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To upload a score to the game center, they require you to have a value which is of type int64_t.

Is there a way to simply convert my float to int64_t?

I have built my whole game around the score and i need an easy solution any ideas?

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Do you need solution in the C language? How large can be your float (what is maximum value you want to convert)? – osgx Aug 20 '11 at 14:01
Objective-c, and numbers aren't to large they just have decimels – Jake.Hoskins Aug 20 '11 at 14:03
possible duplicate of How do I convert a float to an int in Objective C? – osgx Aug 20 '11 at 14:06

I'll take a stab at this. Someone else's answer (from )

Every score has to be submitted as an int64. So you need to convert your float to match the setting of your leaderboard. So with a fixed 3 dp you need to multiply the float by 1000 to get the 3rd dp into the int - then submit.


int64_t gcScore = (int64_t)(score * 1000.0f);

gkscore.value = gcScore;

With some rounding coming into play it is important to make sure what gets submitted is what has also been shown to the player - we had some problems of being 1 out on the GC and in game display at times - just had to go through every display & conversion of the score values to make sure they took care to display properly.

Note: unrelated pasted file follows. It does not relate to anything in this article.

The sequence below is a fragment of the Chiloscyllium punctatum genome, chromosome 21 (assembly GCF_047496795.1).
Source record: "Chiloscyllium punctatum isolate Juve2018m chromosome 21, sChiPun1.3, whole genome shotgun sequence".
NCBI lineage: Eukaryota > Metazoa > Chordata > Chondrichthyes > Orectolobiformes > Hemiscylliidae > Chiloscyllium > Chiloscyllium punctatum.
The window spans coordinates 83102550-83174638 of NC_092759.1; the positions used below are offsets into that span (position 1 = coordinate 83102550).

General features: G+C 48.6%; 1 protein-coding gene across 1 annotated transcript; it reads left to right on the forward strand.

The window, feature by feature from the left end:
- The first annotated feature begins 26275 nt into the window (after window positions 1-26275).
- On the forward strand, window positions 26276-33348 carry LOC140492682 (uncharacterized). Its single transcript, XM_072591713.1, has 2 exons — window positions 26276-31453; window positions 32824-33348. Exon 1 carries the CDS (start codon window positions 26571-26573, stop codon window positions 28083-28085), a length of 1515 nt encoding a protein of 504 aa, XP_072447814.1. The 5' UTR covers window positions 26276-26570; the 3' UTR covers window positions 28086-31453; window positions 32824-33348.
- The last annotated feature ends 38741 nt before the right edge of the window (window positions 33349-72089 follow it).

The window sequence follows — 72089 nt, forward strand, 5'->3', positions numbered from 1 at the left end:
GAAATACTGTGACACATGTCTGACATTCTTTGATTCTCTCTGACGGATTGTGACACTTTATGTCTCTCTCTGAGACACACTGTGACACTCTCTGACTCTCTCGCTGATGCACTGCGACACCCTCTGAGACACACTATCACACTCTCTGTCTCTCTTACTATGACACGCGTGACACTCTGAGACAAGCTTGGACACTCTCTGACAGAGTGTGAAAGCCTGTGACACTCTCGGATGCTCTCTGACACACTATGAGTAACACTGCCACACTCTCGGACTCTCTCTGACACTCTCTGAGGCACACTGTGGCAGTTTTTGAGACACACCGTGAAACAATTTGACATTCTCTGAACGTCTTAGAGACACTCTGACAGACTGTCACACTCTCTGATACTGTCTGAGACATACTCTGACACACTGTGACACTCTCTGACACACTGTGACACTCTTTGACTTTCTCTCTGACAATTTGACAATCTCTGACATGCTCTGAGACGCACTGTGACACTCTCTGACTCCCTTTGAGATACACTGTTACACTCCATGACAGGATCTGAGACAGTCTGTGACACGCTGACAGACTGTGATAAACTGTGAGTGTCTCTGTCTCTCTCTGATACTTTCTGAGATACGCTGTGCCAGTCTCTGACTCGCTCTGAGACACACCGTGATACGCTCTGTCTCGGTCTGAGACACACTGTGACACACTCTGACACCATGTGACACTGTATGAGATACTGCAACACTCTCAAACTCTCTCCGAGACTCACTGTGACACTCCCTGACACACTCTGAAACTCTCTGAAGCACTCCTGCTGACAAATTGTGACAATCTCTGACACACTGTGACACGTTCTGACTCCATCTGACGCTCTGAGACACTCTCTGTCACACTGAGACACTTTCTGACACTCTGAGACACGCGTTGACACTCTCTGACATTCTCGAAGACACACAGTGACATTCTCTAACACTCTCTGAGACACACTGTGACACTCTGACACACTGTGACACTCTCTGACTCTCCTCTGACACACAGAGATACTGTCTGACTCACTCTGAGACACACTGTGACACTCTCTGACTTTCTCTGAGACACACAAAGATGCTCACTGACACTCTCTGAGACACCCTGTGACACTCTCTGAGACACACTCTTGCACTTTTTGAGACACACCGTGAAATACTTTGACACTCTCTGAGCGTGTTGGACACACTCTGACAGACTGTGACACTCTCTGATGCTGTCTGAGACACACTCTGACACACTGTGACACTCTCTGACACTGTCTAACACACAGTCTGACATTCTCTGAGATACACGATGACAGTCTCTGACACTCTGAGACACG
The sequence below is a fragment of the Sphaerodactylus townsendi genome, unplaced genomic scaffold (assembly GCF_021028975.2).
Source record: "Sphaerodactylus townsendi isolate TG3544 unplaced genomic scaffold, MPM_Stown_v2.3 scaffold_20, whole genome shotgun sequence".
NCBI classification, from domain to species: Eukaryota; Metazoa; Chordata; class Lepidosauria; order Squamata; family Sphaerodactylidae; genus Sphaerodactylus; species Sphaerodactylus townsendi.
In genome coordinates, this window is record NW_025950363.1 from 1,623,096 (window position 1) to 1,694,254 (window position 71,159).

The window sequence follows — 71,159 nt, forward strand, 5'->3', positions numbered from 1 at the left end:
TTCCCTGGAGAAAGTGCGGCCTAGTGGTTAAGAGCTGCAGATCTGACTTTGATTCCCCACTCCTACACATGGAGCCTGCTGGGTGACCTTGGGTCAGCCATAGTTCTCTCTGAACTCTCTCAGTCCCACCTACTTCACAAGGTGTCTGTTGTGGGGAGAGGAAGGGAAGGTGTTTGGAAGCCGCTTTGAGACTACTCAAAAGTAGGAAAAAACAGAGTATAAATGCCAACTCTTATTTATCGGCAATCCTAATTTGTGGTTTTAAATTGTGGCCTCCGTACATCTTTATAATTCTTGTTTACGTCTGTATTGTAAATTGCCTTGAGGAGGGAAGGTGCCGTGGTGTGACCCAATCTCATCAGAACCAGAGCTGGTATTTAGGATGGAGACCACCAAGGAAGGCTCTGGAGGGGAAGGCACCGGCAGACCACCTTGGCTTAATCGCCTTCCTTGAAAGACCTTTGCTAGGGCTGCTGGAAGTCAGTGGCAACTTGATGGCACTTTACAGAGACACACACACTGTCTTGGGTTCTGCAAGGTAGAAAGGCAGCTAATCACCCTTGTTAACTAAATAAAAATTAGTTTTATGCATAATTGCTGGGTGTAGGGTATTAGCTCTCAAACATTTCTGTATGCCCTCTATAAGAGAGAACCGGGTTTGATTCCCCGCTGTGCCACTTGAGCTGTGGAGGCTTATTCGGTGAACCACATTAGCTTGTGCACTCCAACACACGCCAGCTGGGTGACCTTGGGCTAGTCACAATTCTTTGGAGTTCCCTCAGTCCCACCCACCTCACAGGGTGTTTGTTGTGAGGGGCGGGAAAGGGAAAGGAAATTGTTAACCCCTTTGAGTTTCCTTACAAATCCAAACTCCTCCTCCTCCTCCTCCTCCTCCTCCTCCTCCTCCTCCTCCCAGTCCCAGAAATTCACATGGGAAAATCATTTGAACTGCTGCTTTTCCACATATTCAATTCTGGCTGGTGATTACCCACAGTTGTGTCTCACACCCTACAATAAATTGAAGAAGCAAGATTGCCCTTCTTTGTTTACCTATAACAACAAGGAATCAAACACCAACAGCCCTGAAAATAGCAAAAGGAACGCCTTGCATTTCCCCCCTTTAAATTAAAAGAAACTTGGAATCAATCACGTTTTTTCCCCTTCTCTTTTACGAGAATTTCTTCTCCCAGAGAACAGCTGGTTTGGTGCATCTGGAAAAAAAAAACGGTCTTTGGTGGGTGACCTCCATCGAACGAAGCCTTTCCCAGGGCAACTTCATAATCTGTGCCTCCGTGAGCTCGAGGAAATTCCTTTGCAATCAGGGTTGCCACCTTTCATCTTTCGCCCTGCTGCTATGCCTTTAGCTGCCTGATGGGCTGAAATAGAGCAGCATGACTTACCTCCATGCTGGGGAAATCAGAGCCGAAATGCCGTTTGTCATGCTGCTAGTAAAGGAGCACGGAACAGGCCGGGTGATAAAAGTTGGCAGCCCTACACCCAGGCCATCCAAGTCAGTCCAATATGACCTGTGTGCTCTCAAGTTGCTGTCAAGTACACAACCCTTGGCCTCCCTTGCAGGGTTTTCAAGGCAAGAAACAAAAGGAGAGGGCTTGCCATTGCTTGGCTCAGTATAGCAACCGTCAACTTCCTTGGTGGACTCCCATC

All the changes to the leaderboard settings take a while it seems, and submitted scores can often not show up for a while too. The Game Center sandbox is pretty awful to be honest. Once you go live it is better in responding to new scores, but you can't make any changes to the leaderboard format so you have to persevere in the Sandbox to get it right.

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If your floats are limited in size (less than 9,223,372,036,854,775,807), the conversion is

int64_t myInt = (int64_t) myFloat;

If you want to "save" decimals, you can scale results (multiply the float with 10 or 100):

int64_t myInt_scaled = (int64_t) (myFloat * 100.0);
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thanks! does int64_t support decimels? – Jake.Hoskins Aug 20 '11 at 14:07
No, int64_t is round number only; so to save several decimals you should scale your float. – osgx Aug 20 '11 at 14:08

You will need to cast the float into an int64_t and then check for overflow. This cast will truncate the number, i.e. 5.655 will become 5.

    try {
       score = (int64_t)floatScore;
    catch(OverflowException e) {
       // Print error
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